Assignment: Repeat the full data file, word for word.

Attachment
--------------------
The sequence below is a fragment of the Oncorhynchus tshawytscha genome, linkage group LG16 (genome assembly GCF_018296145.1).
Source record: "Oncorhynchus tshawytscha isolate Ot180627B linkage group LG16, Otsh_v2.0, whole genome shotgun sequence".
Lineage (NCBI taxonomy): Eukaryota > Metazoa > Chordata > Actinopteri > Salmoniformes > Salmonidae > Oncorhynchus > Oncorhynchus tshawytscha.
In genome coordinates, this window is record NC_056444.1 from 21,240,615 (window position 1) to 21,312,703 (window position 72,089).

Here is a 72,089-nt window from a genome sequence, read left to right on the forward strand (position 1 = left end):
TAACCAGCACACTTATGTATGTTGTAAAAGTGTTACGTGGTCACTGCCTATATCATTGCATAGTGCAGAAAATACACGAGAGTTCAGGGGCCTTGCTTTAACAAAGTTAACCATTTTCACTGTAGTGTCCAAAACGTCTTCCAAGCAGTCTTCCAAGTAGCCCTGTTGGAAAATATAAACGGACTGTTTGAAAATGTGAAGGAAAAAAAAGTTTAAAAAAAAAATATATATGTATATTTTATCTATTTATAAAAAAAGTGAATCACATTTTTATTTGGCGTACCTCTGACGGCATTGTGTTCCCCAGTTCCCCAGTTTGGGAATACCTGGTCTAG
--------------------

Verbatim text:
The sequence below is a fragment of the Oncorhynchus tshawytscha genome, linkage group LG16 (genome assembly GCF_018296145.1).
Source record: "Oncorhynchus tshawytscha isolate Ot180627B linkage group LG16, Otsh_v2.0, whole genome shotgun sequence".
Lineage (NCBI taxonomy): Eukaryota > Metazoa > Chordata > Actinopteri > Salmoniformes > Salmonidae > Oncorhynchus > Oncorhynchus tshawytscha.
In genome coordinates, this window is record NC_056444.1 from 21,240,615 (window position 1) to 21,312,703 (window position 72,089).

Here is a 72,089-nt window from a genome sequence, read left to right on the forward strand (position 1 = left end):
TAACCAGCACACTTATGTATGTTGTAAAAGTGTTACGTGGTCACTGCCTATATCATTGCATAGTGCAGAAAATACACGAGAGTTCAGGGGCCTTGCTTTAACAAAGTTAACCATTTTCACTGTAGTGTCCAAAACGTCTTCCAAGCAGTCTTCCAAGTAGCCCTGTTGGAAAATATAAACGGACTGTTTGAAAATGTGAAGGAAAAAAAAGTTTAAAAAAAAAATATATATGTATATTTTATCTATTTATAAAAAAAGTGAATCACATTTTTATTTGGCGTACCTCTGACGGCATTGTGTTCCCCAGTTCCCCAGTTTGGGAATACCTGGTCTAG